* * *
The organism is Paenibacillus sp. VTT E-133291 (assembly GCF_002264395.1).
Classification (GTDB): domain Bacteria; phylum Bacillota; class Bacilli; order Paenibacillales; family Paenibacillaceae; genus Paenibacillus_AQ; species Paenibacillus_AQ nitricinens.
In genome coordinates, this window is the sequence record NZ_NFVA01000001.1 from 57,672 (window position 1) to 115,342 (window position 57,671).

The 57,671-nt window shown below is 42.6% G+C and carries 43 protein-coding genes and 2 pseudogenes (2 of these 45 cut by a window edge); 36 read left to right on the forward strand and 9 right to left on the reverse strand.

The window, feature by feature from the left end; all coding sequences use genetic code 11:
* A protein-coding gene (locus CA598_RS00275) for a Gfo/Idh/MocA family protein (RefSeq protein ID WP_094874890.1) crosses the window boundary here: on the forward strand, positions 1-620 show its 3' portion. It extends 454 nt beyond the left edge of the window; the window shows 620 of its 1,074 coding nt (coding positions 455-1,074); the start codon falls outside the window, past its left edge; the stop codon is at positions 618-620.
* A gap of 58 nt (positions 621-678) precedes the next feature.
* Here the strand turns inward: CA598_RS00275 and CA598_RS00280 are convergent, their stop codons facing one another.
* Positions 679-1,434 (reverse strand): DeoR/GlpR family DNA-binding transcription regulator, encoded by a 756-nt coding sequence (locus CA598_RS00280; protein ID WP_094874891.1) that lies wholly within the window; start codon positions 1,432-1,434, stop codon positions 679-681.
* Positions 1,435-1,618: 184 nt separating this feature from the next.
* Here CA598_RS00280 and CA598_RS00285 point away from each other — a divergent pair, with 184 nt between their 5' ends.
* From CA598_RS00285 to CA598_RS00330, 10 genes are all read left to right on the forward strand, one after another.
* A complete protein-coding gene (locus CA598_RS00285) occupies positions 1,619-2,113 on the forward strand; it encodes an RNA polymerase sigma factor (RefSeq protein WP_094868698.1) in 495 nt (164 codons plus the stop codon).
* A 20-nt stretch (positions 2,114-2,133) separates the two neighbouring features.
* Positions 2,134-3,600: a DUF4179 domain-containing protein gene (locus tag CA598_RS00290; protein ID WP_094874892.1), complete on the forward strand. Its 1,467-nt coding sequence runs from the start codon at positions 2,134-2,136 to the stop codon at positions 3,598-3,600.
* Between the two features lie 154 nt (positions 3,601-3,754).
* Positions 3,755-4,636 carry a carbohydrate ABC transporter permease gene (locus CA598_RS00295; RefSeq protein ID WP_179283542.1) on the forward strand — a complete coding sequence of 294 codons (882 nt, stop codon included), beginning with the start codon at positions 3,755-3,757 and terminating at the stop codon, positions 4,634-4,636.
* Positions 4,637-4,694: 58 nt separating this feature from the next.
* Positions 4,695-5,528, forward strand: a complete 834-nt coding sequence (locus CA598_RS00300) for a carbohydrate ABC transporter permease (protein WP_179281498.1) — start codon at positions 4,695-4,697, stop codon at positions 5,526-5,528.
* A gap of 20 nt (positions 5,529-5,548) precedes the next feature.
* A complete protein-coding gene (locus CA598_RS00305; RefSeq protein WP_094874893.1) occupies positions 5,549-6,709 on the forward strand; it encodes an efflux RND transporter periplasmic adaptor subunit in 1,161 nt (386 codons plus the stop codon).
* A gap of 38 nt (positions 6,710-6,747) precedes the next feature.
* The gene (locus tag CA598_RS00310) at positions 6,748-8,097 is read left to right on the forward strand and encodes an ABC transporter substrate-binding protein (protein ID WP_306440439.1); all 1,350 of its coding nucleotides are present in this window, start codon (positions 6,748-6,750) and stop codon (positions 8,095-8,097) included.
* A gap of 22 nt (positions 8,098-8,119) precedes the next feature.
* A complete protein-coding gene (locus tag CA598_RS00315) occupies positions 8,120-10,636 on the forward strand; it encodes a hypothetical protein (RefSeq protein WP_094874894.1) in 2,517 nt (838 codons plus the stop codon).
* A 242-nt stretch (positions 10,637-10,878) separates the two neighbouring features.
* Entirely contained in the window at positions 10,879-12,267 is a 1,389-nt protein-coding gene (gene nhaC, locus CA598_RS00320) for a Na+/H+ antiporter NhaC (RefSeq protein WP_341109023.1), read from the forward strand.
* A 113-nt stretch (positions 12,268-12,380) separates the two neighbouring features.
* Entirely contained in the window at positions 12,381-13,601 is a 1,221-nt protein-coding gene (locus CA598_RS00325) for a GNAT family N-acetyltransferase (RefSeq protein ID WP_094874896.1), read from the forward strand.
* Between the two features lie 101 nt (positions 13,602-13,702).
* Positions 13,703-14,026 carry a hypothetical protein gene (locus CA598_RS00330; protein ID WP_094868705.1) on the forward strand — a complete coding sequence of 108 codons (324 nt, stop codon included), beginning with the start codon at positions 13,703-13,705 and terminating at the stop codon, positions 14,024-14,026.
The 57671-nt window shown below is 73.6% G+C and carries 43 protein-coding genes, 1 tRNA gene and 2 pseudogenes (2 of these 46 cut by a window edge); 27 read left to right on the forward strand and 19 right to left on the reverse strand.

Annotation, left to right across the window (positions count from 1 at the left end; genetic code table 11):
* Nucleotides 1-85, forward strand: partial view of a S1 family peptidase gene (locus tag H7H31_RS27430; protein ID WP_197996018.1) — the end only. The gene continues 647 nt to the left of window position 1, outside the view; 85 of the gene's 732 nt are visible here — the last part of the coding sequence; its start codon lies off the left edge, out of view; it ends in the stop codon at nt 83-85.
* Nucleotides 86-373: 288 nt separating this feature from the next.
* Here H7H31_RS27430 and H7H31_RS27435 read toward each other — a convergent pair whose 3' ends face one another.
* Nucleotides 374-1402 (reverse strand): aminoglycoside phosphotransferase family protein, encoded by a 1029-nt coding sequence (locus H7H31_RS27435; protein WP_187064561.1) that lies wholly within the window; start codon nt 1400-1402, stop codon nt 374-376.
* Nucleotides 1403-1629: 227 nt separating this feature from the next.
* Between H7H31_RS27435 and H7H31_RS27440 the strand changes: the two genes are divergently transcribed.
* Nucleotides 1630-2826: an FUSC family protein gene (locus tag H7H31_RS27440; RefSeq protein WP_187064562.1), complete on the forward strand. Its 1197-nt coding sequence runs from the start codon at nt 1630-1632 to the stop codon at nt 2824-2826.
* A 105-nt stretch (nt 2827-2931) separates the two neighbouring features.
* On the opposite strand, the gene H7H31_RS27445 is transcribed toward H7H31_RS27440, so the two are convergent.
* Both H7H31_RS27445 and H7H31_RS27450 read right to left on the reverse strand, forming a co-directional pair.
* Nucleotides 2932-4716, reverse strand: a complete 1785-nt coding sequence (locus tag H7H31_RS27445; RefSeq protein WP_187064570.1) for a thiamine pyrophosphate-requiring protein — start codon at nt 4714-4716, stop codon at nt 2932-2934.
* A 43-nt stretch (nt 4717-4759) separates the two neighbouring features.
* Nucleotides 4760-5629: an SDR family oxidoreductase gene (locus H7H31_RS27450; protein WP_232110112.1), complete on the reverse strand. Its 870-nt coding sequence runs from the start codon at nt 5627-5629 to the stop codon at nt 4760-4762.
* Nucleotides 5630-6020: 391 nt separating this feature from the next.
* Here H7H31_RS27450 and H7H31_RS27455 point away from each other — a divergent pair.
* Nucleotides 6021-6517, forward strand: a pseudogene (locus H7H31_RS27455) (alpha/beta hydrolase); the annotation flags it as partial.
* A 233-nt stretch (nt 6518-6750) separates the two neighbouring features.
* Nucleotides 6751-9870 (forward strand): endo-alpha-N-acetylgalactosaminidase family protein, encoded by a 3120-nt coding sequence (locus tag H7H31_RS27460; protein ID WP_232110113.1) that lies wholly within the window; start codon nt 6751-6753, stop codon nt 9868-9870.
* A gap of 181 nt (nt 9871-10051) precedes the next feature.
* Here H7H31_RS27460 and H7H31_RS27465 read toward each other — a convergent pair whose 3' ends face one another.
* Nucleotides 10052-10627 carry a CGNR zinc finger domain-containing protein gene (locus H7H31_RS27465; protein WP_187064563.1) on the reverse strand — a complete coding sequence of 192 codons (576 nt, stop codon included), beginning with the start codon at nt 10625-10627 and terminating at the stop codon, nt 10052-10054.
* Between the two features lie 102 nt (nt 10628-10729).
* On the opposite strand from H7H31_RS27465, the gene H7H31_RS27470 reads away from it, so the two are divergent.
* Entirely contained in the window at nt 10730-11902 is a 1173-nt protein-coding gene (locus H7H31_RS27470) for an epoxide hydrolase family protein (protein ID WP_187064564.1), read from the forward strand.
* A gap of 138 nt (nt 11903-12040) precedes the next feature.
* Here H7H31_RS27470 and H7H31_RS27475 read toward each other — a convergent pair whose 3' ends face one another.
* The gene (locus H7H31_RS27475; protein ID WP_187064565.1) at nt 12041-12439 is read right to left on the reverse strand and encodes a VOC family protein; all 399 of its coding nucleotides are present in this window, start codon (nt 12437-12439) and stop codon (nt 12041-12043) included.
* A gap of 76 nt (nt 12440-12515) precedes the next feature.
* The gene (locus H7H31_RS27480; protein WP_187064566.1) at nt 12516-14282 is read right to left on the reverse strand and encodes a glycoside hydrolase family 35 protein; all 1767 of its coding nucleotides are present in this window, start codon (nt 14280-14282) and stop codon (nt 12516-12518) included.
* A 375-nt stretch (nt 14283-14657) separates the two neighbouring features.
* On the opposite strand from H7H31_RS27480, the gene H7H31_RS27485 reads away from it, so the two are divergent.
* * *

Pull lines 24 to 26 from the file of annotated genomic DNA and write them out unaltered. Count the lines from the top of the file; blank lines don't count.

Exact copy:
* A gap of 22 nt (positions 8,098-8,119) precedes the next feature.
* A complete protein-coding gene (locus tag CA598_RS00315) occupies positions 8,120-10,636 on the forward strand; it encodes a hypothetical protein (RefSeq protein WP_094874894.1) in 2,517 nt (838 codons plus the stop codon).
* A 242-nt stretch (positions 10,637-10,878) separates the two neighbouring features.